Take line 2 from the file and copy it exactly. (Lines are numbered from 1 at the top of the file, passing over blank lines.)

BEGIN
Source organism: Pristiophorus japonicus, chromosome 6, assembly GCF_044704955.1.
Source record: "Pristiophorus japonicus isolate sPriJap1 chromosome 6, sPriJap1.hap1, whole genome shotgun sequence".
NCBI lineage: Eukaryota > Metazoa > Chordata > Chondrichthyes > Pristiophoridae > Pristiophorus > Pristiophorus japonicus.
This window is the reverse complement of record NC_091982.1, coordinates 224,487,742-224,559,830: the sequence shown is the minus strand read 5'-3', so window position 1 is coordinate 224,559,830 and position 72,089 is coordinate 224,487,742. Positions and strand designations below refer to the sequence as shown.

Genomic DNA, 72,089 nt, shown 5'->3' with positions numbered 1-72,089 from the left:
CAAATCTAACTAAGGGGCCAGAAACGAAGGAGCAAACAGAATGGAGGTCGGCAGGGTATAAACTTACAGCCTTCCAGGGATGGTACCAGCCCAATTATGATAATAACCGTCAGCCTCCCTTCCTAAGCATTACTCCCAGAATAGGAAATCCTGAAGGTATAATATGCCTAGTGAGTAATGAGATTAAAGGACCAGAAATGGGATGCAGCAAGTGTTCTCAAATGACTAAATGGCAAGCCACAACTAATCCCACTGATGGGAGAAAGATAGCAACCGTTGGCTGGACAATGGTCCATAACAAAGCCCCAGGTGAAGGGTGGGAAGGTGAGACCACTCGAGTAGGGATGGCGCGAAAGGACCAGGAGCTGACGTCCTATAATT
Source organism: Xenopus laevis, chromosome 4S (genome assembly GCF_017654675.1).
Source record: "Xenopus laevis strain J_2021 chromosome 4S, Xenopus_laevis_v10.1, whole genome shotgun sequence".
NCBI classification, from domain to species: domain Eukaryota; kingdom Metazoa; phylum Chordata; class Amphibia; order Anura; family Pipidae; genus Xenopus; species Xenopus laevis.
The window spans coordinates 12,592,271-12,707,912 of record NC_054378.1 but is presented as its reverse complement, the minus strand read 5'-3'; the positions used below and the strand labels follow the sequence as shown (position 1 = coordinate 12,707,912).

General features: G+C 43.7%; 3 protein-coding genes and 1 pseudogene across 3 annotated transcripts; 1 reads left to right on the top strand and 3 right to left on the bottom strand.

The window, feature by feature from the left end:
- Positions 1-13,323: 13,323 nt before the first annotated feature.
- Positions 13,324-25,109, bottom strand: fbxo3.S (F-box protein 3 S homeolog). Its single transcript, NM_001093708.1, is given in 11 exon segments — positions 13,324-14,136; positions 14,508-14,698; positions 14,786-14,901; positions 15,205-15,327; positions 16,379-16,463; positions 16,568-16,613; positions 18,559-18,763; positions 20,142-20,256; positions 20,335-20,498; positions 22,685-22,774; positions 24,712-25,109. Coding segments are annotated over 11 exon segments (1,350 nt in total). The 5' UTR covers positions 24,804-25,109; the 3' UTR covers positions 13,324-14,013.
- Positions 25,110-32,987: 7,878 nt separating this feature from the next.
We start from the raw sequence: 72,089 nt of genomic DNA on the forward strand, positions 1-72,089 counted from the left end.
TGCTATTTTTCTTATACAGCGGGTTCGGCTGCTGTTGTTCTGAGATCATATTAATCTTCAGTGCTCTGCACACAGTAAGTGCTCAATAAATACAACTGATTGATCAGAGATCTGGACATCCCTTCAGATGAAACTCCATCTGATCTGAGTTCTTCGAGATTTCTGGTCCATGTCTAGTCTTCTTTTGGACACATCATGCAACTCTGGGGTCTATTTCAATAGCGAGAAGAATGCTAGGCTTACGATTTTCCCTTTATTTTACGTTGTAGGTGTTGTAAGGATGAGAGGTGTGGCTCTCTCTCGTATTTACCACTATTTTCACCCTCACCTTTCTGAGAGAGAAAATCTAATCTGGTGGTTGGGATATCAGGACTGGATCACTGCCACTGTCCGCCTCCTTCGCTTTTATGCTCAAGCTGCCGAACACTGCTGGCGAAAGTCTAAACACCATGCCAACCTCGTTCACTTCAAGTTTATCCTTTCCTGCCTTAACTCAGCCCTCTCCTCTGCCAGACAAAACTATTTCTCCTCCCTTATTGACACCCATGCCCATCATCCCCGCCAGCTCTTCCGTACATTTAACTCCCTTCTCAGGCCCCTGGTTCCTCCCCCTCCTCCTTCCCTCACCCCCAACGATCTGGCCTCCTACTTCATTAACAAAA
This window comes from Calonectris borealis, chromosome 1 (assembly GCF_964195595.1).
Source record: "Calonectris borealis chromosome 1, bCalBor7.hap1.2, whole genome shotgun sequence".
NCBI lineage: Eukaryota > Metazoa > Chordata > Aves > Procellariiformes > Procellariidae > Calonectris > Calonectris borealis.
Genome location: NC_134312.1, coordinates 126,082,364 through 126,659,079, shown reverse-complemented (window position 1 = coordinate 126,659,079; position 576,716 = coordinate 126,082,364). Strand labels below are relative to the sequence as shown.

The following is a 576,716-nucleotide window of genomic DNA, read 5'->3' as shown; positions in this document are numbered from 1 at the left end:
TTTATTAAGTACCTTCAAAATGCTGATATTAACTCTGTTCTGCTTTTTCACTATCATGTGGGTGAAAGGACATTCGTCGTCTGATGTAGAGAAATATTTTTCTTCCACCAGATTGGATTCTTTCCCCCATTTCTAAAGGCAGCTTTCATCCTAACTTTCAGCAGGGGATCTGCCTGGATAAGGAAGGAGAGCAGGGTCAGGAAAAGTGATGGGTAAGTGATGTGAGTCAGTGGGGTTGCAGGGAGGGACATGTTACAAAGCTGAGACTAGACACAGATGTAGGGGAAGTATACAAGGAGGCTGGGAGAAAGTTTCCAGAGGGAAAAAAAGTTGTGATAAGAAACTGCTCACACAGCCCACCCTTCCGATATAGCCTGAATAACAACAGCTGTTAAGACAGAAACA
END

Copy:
Source record: "Pristiophorus japonicus isolate sPriJap1 chromosome 6, sPriJap1.hap1, whole genome shotgun sequence".